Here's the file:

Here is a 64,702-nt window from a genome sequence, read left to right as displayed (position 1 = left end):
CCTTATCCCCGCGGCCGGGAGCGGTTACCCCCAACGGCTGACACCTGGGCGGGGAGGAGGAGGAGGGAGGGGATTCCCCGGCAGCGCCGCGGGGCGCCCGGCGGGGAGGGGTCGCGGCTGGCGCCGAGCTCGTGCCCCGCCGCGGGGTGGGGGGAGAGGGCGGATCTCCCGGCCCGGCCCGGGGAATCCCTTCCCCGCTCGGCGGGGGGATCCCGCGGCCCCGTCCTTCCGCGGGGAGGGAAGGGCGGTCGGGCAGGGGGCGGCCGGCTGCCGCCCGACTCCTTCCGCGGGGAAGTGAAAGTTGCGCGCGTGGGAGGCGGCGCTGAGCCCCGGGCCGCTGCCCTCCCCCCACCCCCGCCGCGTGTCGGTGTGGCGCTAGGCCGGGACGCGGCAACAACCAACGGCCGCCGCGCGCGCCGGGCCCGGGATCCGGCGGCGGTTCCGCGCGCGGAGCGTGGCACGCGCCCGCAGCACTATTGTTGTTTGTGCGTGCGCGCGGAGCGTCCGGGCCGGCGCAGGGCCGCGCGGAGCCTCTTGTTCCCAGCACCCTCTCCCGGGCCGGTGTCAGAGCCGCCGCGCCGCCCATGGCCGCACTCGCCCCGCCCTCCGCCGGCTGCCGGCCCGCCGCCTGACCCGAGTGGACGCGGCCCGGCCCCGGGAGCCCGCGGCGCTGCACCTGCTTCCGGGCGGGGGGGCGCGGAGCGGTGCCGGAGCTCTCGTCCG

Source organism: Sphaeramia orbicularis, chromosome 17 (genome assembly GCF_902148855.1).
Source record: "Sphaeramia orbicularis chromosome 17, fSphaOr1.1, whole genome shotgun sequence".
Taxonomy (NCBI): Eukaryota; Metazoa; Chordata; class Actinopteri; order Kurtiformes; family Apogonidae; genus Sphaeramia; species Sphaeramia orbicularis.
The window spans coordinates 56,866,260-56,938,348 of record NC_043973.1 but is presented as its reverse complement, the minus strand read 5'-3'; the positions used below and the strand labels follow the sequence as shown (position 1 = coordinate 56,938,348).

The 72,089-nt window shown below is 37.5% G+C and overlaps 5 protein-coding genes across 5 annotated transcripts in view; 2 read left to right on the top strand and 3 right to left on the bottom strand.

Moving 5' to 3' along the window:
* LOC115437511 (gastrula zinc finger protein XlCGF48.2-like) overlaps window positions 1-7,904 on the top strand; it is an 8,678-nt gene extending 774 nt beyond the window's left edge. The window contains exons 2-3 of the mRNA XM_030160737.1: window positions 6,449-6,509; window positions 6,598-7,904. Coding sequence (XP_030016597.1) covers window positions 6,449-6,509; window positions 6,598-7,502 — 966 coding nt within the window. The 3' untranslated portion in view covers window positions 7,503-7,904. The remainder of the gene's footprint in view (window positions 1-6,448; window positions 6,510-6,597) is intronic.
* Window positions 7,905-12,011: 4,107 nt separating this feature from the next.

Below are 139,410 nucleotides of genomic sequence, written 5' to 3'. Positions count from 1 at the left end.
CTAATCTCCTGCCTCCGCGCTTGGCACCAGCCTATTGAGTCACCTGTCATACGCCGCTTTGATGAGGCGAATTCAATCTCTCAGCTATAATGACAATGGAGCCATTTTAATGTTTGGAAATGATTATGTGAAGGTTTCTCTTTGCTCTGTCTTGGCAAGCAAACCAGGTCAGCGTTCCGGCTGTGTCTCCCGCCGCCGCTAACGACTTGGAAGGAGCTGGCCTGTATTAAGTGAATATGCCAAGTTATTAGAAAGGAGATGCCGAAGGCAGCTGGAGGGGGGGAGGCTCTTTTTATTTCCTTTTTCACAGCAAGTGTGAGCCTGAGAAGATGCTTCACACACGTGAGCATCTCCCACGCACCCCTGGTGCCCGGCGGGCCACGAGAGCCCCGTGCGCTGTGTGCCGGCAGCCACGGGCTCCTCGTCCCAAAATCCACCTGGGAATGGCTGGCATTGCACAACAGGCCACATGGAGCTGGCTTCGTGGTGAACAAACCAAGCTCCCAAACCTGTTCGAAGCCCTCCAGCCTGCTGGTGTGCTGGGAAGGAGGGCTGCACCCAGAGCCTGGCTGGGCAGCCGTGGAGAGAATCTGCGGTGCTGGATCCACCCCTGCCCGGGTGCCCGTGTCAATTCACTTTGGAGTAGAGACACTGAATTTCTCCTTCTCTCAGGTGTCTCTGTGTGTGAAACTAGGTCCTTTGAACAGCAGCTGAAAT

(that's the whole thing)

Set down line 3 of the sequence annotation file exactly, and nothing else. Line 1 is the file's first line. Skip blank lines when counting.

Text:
Source organism: Sphaeramia orbicularis, chromosome 17 (genome assembly GCF_902148855.1).